Survival of the artsiest
In the same issue of Newsweek that I cited in my last post, there’s a review of a recent book by one Denis Dutton called The Art Instinct. It’s a book about creativity and evolution, and it’s one of a number of recent works that tries to define the way we think and behave in modern society to the traits that helped our prehistoric ancestors survive.
This school of thought is called evolutionary psychology, and Dutton’s apparently not the first to apply it to art. Reviewer Jeremy McCarter says the book is “the latest in a long, long line of attempts to bring art and science together in a way that doesn’t leave one – or both – with a black eye.” The foundation of the argument is the fact that the arts have appeared in every human society, and have traditionally caused a great deal of pleasure – and as McCarter explains, “intense pleasure is often how our genes encourage some advantageous behaviour.” But what’s so advantageous about the arts from a survival point of view?
Dutton puts an interesting two-part answer on the table. First of all, the arts enhance the creative capacities that would have helped our ancestors to survive in the wild. The ability to invent and share stories goes hand in hand with the ability to understand others, work out “what if?” scenarios and pass along survival tips. “The best storytellers and the best listeners would have had slightly greater odds of survival,” McCarter summarizes, “giving future generations a higher percentage of good storytellers and listeners, and so on.”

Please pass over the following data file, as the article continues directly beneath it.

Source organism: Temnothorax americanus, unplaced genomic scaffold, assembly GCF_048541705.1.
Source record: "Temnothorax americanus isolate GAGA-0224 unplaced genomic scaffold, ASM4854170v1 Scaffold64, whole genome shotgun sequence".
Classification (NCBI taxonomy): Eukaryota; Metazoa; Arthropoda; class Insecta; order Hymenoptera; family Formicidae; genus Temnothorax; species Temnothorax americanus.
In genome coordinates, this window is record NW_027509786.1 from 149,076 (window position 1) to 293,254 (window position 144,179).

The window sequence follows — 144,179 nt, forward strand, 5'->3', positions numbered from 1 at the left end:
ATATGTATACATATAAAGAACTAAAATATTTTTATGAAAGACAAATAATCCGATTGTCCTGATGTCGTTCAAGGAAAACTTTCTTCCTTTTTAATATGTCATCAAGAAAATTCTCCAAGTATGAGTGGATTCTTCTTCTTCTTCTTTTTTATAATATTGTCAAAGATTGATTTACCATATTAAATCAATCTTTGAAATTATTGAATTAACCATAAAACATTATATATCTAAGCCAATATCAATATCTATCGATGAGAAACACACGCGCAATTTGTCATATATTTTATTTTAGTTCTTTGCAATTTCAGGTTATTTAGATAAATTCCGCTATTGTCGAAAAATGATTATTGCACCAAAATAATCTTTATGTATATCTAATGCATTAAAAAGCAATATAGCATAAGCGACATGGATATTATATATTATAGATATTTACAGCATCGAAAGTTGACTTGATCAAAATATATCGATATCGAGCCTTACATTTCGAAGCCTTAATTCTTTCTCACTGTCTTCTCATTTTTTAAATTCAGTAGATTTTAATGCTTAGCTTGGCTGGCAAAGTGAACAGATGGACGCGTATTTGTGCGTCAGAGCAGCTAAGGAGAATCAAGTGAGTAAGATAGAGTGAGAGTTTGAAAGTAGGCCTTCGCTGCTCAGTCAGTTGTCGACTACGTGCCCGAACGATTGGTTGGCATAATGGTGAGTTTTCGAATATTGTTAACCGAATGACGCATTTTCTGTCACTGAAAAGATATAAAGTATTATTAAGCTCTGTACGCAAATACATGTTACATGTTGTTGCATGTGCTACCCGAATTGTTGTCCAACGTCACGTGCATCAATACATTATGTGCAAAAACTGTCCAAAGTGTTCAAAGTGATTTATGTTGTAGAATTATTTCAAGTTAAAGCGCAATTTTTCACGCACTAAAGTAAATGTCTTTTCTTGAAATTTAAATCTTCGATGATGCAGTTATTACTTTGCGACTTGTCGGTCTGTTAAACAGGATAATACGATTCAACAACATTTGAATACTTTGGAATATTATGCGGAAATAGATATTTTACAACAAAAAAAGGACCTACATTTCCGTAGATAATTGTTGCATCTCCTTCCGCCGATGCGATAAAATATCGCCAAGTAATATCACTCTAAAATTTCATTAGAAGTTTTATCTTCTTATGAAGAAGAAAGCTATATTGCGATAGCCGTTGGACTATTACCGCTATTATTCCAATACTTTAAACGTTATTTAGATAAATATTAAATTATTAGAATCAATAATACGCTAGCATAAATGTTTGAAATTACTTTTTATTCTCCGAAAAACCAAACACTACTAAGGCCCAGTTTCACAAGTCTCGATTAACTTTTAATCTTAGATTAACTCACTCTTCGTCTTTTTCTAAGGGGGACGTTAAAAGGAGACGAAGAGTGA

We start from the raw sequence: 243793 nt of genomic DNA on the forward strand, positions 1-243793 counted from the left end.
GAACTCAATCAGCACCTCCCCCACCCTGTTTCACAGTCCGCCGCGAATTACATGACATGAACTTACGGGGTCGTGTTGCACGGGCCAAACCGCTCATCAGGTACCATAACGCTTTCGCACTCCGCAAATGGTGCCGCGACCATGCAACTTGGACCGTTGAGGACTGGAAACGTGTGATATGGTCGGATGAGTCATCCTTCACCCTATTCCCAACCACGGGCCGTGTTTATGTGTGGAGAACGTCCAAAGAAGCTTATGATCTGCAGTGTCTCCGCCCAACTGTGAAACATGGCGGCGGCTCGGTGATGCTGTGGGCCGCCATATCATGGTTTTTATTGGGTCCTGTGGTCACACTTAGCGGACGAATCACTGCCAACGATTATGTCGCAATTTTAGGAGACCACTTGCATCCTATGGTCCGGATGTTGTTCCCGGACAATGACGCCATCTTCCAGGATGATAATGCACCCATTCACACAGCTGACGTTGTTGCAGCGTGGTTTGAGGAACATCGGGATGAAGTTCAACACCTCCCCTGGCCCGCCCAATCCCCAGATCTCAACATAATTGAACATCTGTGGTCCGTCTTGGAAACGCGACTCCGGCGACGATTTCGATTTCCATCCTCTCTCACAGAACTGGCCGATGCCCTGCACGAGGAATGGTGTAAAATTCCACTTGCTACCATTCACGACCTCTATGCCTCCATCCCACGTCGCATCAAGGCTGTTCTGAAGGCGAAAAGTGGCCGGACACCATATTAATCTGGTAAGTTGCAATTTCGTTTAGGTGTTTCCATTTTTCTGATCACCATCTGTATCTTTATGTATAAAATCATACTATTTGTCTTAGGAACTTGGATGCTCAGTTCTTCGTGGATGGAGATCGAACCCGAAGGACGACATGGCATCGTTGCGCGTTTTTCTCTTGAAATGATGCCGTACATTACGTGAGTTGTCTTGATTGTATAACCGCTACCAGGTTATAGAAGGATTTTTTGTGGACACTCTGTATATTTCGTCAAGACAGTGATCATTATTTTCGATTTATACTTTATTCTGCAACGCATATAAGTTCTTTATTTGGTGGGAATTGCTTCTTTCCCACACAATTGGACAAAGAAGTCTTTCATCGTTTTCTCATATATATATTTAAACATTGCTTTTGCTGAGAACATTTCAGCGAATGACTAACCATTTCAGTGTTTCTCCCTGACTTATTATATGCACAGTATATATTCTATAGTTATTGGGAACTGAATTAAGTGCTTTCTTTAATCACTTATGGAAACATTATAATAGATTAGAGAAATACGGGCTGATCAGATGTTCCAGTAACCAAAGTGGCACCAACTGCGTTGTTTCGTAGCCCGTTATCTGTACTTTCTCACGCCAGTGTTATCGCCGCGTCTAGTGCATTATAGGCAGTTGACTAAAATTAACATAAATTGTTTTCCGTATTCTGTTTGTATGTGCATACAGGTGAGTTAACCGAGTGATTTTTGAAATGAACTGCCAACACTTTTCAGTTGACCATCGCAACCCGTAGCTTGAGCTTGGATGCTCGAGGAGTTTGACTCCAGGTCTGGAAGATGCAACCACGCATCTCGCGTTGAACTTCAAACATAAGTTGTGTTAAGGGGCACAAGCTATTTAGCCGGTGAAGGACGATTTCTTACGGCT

Second of all, a knack for creativity would have increased a man’s chances of attracting a mate and passing on his genes. Not only that, but a creative woman would have been more likely to keep a man interested enough to stick around afterwards, thereby increasing the child’s odds of survival. It’s not exactly the “chicks dig sensitive artists” argument, but from an animal perspective, it makes a lot of sense.
As a result, after thousands of generations of natural and sexual selection, the capacity to create and enjoy art supposedly emerged as a hardwired human trait. Dutton calls it the survival “not just of the physically strongest but of the cleverest, wittiest and wisest.”
“All in all, it’s a lovely vision,” McCarter says. “I just wish somebody could convince me that it’s true.” The issue he takes with Dutton’s book is supposedly a common criticism of evolutionary psychology as a whole – it doesn’t hold up very well when you switch from theory to practice. “Much of evolutionary psychology deals with universals,” McCarter says. “It works backward from some shared trait to puzzle out an underlying cause and help us to understand ourselves better. But when a human activity doesn’t lend itself to universals, evolutionary psychology begins to sound dubious. And no field of human endeavour has less to do with universals than the arts.”
Still, it makes for an interesting theory, and I wouldn’t want to judge a book I haven’t read. For more information, feel free to check out the review and the book’s official website via the links above.
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